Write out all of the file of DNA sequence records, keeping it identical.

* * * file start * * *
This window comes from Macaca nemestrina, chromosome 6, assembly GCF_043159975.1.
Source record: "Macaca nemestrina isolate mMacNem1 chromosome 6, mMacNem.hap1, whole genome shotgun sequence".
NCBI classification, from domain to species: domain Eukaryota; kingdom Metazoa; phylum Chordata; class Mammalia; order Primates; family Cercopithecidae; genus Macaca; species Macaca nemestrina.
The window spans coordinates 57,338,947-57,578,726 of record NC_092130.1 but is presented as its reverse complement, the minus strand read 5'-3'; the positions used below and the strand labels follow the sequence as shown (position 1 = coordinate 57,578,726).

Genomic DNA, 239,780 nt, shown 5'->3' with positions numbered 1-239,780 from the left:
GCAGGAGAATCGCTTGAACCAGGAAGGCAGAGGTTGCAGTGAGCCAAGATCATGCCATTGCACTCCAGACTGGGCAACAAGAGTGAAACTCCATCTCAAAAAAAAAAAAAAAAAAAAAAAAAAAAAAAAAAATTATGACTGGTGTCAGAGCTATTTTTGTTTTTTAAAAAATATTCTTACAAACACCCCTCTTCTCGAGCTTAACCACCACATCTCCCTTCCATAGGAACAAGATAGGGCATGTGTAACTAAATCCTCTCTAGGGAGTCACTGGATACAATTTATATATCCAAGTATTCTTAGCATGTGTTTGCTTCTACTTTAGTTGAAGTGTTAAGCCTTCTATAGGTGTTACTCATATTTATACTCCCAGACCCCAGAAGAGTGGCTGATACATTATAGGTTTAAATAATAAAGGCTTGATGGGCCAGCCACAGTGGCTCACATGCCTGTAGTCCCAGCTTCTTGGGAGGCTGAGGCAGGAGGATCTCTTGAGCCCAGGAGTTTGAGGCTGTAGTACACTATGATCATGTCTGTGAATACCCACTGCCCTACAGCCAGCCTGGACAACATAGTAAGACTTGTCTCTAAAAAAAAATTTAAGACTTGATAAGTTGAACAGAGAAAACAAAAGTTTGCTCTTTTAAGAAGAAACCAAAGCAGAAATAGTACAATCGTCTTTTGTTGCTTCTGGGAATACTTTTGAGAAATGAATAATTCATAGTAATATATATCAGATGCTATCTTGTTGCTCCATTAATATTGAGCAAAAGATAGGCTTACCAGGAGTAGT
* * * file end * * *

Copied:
This window comes from Macaca nemestrina, chromosome 6, assembly GCF_043159975.1.
Source record: "Macaca nemestrina isolate mMacNem1 chromosome 6, mMacNem.hap1, whole genome shotgun sequence".
NCBI classification, from domain to species: domain Eukaryota; kingdom Metazoa; phylum Chordata; class Mammalia; order Primates; family Cercopithecidae; genus Macaca; species Macaca nemestrina.
The window spans coordinates 57,338,947-57,578,726 of record NC_092130.1 but is presented as its reverse complement, the minus strand read 5'-3'; the positions used below and the strand labels follow the sequence as shown (position 1 = coordinate 57,578,726).

Genomic DNA, 239,780 nt, shown 5'->3' with positions numbered 1-239,780 from the left:
GCAGGAGAATCGCTTGAACCAGGAAGGCAGAGGTTGCAGTGAGCCAAGATCATGCCATTGCACTCCAGACTGGGCAACAAGAGTGAAACTCCATCTCAAAAAAAAAAAAAAAAAAAAAAAAAAAAAAAAAAATTATGACTGGTGTCAGAGCTATTTTTGTTTTTTAAAAAATATTCTTACAAACACCCCTCTTCTCGAGCTTAACCACCACATCTCCCTTCCATAGGAACAAGATAGGGCATGTGTAACTAAATCCTCTCTAGGGAGTCACTGGATACAATTTATATATCCAAGTATTCTTAGCATGTGTTTGCTTCTACTTTAGTTGAAGTGTTAAGCCTTCTATAGGTGTTACTCATATTTATACTCCCAGACCCCAGAAGAGTGGCTGATACATTATAGGTTTAAATAATAAAGGCTTGATGGGCCAGCCACAGTGGCTCACATGCCTGTAGTCCCAGCTTCTTGGGAGGCTGAGGCAGGAGGATCTCTTGAGCCCAGGAGTTTGAGGCTGTAGTACACTATGATCATGTCTGTGAATACCCACTGCCCTACAGCCAGCCTGGACAACATAGTAAGACTTGTCTCTAAAAAAAAATTTAAGACTTGATAAGTTGAACAGAGAAAACAAAAGTTTGCTCTTTTAAGAAGAAACCAAAGCAGAAATAGTACAATCGTCTTTTGTTGCTTCTGGGAATACTTTTGAGAAATGAATAATTCATAGTAATATATATCAGATGCTATCTTGTTGCTCCATTAATATTGAGCAAAAGATAGGCTTACCAGGAGTAGT